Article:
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Previous Challenge Entry (Level 1 – Beginner)
Topic: Red (10/01/09)

TITLE: Marked by Sin
By Elizabeth White


The colour said it all. The page was filled with tiny notations. The familiar teacher-like scrawl was proving to be almost unreadable. The message, however, was clear. It shone boldly, leaping off the page, tormenting its victim with humiliation. It was laughing, jeering through the brightness and not even trying to soften its conviction into a more comforting colour. It was red. It spelt failure Ė A picture of my life.

Those seven letters form a scar on my arm. Once they shone red too. No longer visible to the outside eye, it remains a reminder to me alone. It is a reminder of my sin.

The notes canít easily be deciphered. The jagged words threaten the condemned. The colour now represents the fierce anger with which it accuses. Every line displays some of what could have been. One mistake after another and the words can no longer be examined through watery eyes glistening with unshed tears. That was me Ė A could have been.

I struggle with self-harm. Iíd like to say Iím over it but honestly Iím not sure. Every scar remains. Iím marked by sin. Iím ashamed of it, humiliated, wishing that I could go back and undo what Iíve done. I canít. Iím stained, scarred, labelled a failure.

The evidence was overwhelming. The accused stood condemned. The colour was highlighting the mistakes, bringing them to the light with each harsh stroke of ink. The submission had been marked proving what was known all along. The composition was tainted. Given a value, it had been corrected - Marked, just like its composer.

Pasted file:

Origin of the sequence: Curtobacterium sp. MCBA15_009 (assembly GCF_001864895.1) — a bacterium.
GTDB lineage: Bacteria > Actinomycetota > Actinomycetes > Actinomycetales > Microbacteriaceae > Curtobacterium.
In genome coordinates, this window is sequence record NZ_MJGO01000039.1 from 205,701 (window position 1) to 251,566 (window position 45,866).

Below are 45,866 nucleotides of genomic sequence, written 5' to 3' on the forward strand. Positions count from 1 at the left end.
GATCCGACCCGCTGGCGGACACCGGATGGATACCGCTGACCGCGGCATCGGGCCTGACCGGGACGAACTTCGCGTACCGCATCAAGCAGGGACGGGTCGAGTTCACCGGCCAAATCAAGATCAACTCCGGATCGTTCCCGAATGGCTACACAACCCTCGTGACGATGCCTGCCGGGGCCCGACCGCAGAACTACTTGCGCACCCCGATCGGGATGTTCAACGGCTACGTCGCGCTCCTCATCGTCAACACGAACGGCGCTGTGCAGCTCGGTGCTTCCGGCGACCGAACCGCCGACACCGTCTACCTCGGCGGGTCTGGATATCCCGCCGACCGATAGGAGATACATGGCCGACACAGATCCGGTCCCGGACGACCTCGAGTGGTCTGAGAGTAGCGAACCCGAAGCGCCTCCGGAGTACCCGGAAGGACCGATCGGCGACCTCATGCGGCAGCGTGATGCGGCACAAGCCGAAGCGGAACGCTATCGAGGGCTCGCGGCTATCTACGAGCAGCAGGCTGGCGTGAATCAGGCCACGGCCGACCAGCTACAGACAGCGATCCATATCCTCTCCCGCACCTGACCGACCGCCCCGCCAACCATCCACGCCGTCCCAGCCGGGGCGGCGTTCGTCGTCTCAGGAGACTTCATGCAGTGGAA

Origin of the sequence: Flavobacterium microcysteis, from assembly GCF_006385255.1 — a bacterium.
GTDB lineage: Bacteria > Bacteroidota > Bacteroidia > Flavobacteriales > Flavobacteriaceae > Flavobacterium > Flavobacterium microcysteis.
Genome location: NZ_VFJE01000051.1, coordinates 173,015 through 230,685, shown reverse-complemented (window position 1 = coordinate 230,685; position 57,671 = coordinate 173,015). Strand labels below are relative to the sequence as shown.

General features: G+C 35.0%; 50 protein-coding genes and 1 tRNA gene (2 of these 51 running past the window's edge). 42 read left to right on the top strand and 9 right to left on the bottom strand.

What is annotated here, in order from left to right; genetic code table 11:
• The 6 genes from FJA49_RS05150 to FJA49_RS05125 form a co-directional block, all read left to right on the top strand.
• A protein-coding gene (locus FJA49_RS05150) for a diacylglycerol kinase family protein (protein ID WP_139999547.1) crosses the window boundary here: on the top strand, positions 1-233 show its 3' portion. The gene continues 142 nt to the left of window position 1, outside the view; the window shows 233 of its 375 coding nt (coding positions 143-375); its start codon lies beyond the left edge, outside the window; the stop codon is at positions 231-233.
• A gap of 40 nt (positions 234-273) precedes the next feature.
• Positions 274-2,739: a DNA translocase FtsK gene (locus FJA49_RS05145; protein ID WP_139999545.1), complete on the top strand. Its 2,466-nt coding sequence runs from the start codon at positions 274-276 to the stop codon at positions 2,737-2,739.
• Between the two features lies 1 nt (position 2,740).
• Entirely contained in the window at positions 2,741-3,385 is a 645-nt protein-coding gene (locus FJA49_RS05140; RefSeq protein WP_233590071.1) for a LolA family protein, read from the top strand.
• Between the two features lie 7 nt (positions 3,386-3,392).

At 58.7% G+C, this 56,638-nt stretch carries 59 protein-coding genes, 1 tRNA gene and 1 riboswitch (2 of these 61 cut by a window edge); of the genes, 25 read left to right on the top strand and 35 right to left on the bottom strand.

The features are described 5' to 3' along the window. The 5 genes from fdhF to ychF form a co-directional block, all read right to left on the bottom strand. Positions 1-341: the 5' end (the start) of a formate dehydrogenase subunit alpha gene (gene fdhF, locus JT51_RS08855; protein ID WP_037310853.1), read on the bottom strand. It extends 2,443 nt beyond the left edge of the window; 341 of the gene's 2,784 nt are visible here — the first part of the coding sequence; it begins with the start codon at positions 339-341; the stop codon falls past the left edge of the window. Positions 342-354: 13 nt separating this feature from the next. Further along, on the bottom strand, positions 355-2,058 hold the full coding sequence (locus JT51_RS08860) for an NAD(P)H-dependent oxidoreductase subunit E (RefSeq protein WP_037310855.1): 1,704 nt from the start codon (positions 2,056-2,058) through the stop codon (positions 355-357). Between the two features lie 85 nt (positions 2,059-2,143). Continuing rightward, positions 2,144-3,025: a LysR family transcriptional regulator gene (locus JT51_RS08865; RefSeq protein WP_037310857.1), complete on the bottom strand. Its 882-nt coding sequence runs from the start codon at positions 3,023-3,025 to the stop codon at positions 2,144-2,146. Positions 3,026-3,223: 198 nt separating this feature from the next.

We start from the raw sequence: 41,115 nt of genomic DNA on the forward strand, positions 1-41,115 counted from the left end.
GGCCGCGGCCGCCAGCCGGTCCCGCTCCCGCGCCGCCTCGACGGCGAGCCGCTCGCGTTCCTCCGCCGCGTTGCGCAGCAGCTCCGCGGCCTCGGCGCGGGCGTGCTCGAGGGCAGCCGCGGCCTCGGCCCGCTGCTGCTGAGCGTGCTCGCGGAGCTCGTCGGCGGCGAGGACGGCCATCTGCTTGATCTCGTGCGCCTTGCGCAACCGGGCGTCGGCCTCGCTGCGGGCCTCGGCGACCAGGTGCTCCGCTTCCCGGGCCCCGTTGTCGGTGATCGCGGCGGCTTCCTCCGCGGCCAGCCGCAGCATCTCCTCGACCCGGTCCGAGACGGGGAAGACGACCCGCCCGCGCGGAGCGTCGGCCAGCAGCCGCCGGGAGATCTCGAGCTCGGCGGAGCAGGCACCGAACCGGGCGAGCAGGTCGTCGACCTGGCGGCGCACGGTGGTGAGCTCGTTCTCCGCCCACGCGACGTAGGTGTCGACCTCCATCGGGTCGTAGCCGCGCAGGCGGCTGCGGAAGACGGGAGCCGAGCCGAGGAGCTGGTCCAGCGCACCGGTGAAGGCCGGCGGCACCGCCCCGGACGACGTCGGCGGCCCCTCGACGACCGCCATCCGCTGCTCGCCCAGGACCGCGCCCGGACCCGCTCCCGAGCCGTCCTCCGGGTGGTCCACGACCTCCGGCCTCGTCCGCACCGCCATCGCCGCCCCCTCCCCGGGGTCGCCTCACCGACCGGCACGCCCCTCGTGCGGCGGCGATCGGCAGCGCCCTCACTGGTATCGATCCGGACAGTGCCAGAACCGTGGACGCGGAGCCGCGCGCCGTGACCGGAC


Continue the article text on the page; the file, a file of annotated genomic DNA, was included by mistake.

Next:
The marks wonít go away. Perhaps with time theyíll fade, but my past regrets canít be undone. Five years ago Iíd never have imagined Iíd be here now. Part of me wishes I could go back, return to a time before I was trapped within this whirlwind of temptation. But I canít go back. Iím broken, Iíve almost given up. Iíve been condemned by sin.

Slowly the strokes of ink are deciphered, lines arranged to create meaning. And the meaning of each careful stroke proves to be deeper than the sum of them all together. Together they scream failure through the definiteness of the chosen colour. Separate they gently whisper, ďHereís how you can improve, now, go, and try again.Ē The ink was never meant to represent condemnation. It wasnít failure, but correction. The colour was definite, strong, yes, because it revealed truth. It had to be that way. The red displayed authority. Lighter ink could never have the same affect. However, the author was never meant to feel condemned. Gradually the purpose of the ink revealed its message. ďYou donít need to make the same mistakes again.Ē

...And the analogy can go no further. It has shown how a mistake can be turned into something new through the colour of correction. Yet it remains incomplete due to its inanimate nature and inability to accurately display true life. One mistake is enough. I stand condemned regardless of the future. Yet the colour represents something more - Love. Love erased what couldnít be undone. Yet even His forgiveness came not without a price. Just as the colour displays truth more boldly than its lighter counterparts ever could, so does Love. Sin is serious. Sin has a price, but no longer one which I have to pay. Just like the ink, Love corrects, encouraging me to try again and itís not hopeless anymore because Love has paid for what I could not. I am marked by Sin. Every day I have to live with the external consequences of my past decisions but I no longer have to deal with that inside. Only through His love am I made truly new and have the courage to try again. Seven letters form a scar on my arm, yet, no longer do they spell failure, but redemption.

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This article has been read 483 times
Member Comments
Member Date
Ruth Brown10/09/09
I never even knew about people cutting until I was involved in trying to help a person who did it, This was realistic and touching. God can heal that too.Blessings to you.
Jan Ackerson 10/11/09
I like the alternating moods. This is very well done.
diana kay10/15/09
a powerful and very descriptive peice. I personally got confused by the mixing of the two 'voices' and would have preferred to have had just a single storyline. This was because they were both very powerful on their own.